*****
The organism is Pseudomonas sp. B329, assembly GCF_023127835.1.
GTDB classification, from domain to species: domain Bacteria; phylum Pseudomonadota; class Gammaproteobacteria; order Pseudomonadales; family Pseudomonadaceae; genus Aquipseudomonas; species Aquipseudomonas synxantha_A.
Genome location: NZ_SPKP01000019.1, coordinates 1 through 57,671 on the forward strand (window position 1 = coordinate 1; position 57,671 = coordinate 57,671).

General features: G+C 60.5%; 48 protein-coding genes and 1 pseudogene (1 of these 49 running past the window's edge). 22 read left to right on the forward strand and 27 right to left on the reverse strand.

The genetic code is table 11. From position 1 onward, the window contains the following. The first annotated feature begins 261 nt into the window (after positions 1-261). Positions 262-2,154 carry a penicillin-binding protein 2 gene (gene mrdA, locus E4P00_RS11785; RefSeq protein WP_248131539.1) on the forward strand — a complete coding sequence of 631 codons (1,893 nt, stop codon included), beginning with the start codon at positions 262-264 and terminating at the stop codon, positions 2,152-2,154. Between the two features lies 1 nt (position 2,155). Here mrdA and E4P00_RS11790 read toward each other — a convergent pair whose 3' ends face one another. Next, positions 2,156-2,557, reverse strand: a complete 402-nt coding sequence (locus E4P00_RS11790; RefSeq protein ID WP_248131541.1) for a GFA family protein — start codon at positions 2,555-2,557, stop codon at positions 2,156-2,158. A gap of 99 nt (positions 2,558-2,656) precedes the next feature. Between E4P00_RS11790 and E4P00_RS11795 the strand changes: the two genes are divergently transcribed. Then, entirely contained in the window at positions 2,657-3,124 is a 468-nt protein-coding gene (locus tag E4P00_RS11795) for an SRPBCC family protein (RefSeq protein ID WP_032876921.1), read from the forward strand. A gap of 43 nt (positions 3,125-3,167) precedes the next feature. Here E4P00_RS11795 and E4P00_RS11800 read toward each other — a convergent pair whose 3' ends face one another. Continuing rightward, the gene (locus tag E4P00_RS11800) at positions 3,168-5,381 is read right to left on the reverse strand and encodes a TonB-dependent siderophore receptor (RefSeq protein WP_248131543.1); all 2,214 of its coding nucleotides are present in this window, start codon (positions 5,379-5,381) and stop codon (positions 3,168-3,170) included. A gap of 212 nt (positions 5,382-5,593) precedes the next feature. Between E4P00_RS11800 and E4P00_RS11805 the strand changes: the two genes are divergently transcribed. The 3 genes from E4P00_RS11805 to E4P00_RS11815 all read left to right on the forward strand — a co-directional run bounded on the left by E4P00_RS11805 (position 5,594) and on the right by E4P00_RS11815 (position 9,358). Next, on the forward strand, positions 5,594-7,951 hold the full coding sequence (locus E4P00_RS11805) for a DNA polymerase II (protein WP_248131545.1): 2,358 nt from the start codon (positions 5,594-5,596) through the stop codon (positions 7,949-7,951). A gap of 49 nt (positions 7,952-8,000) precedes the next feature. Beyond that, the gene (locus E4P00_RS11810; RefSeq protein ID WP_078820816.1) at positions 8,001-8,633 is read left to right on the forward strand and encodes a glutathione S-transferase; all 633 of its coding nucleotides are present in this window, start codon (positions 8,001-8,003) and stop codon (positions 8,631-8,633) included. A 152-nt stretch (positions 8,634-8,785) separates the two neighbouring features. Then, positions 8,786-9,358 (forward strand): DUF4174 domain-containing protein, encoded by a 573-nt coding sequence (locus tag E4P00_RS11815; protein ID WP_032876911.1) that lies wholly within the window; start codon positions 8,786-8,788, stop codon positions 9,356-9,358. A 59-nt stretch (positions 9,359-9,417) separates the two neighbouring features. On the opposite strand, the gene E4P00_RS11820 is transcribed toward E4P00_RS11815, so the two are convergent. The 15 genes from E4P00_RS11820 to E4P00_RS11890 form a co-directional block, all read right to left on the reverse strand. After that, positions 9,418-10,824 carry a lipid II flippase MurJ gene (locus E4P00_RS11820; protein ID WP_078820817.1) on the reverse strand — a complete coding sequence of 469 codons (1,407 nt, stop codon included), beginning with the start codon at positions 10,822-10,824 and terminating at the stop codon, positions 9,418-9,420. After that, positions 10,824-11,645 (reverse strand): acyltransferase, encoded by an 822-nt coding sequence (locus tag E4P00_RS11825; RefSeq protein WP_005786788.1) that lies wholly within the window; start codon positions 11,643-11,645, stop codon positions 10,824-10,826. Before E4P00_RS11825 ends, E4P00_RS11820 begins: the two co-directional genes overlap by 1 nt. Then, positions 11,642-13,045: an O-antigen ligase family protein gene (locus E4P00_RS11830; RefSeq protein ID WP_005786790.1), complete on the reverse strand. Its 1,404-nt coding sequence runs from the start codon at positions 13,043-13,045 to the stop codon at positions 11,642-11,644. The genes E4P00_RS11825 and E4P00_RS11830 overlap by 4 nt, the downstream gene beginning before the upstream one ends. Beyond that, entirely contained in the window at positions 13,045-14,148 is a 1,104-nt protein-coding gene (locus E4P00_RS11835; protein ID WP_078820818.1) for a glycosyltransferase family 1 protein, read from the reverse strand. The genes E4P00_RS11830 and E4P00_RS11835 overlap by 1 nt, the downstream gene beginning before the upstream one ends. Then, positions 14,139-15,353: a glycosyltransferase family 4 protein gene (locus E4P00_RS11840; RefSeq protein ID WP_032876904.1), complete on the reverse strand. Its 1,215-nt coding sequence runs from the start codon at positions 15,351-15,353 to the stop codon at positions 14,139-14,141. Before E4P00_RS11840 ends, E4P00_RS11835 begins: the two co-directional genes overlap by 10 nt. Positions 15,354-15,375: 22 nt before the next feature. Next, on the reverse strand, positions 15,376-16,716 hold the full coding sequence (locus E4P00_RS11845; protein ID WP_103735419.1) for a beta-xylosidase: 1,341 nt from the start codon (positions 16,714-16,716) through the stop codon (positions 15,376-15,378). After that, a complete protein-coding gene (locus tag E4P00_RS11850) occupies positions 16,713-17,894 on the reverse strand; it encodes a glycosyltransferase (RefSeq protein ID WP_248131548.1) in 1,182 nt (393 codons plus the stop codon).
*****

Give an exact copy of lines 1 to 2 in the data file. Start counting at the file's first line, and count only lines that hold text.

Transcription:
The organism is Pseudomonas sp. B329, assembly GCF_023127835.1.
GTDB classification, from domain to species: domain Bacteria; phylum Pseudomonadota; class Gammaproteobacteria; order Pseudomonadales; family Pseudomonadaceae; genus Aquipseudomonas; species Aquipseudomonas synxantha_A.